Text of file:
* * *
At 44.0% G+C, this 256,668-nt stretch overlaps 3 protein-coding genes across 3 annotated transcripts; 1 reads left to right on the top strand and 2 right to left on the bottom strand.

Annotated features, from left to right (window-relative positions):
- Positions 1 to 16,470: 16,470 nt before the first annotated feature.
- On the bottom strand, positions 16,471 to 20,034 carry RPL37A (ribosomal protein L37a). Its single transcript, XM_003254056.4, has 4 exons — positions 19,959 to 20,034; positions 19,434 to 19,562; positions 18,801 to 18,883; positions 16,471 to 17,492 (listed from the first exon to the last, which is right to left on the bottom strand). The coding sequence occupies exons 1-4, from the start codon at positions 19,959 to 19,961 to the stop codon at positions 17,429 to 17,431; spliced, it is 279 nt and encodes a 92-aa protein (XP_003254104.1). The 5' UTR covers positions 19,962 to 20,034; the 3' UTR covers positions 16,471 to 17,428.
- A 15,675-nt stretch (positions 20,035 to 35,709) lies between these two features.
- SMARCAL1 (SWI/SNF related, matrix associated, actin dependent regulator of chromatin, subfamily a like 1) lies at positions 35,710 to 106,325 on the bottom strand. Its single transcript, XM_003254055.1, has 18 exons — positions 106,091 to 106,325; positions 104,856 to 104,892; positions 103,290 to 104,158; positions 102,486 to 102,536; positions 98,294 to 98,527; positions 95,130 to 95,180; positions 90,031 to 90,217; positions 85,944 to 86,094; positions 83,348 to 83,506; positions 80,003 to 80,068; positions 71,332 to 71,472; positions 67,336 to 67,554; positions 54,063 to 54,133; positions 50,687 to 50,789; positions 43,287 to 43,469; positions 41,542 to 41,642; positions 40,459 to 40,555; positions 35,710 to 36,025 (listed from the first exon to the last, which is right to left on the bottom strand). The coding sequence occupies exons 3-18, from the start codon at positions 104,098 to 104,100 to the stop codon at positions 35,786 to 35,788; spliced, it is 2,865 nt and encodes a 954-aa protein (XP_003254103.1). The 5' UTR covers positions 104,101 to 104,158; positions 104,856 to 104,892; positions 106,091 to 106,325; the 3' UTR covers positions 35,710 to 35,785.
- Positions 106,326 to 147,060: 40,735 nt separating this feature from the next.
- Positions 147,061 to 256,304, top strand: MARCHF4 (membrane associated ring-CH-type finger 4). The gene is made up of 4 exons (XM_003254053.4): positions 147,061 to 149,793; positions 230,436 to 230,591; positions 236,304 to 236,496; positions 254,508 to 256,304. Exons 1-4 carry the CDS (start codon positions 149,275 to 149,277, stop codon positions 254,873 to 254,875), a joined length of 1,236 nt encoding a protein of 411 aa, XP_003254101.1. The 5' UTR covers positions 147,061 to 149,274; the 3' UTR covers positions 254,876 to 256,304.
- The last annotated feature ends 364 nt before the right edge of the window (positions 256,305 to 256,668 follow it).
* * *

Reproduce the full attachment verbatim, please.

At 44.0% G+C, this 256,668-nt stretch overlaps 3 protein-coding genes across 3 annotated transcripts; 1 reads left to right on the top strand and 2 right to left on the bottom strand.

Annotated features, from left to right (window-relative positions):
- Positions 1 to 16,470: 16,470 nt before the first annotated feature.
- On the bottom strand, positions 16,471 to 20,034 carry RPL37A (ribosomal protein L37a). Its single transcript, XM_003254056.4, has 4 exons — positions 19,959 to 20,034; positions 19,434 to 19,562; positions 18,801 to 18,883; positions 16,471 to 17,492 (listed from the first exon to the last, which is right to left on the bottom strand). The coding sequence occupies exons 1-4, from the start codon at positions 19,959 to 19,961 to the stop codon at positions 17,429 to 17,431; spliced, it is 279 nt and encodes a 92-aa protein (XP_003254104.1). The 5' UTR covers positions 19,962 to 20,034; the 3' UTR covers positions 16,471 to 17,428.
- A 15,675-nt stretch (positions 20,035 to 35,709) lies between these two features.
- SMARCAL1 (SWI/SNF related, matrix associated, actin dependent regulator of chromatin, subfamily a like 1) lies at positions 35,710 to 106,325 on the bottom strand. Its single transcript, XM_003254055.1, has 18 exons — positions 106,091 to 106,325; positions 104,856 to 104,892; positions 103,290 to 104,158; positions 102,486 to 102,536; positions 98,294 to 98,527; positions 95,130 to 95,180; positions 90,031 to 90,217; positions 85,944 to 86,094; positions 83,348 to 83,506; positions 80,003 to 80,068; positions 71,332 to 71,472; positions 67,336 to 67,554; positions 54,063 to 54,133; positions 50,687 to 50,789; positions 43,287 to 43,469; positions 41,542 to 41,642; positions 40,459 to 40,555; positions 35,710 to 36,025 (listed from the first exon to the last, which is right to left on the bottom strand). The coding sequence occupies exons 3-18, from the start codon at positions 104,098 to 104,100 to the stop codon at positions 35,786 to 35,788; spliced, it is 2,865 nt and encodes a 954-aa protein (XP_003254103.1). The 5' UTR covers positions 104,101 to 104,158; positions 104,856 to 104,892; positions 106,091 to 106,325; the 3' UTR covers positions 35,710 to 35,785.
- Positions 106,326 to 147,060: 40,735 nt separating this feature from the next.
- Positions 147,061 to 256,304, top strand: MARCHF4 (membrane associated ring-CH-type finger 4). The gene is made up of 4 exons (XM_003254053.4): positions 147,061 to 149,793; positions 230,436 to 230,591; positions 236,304 to 236,496; positions 254,508 to 256,304. Exons 1-4 carry the CDS (start codon positions 149,275 to 149,277, stop codon positions 254,873 to 254,875), a joined length of 1,236 nt encoding a protein of 411 aa, XP_003254101.1. The 5' UTR covers positions 147,061 to 149,274; the 3' UTR covers positions 254,876 to 256,304.
- The last annotated feature ends 364 nt before the right edge of the window (positions 256,305 to 256,668 follow it).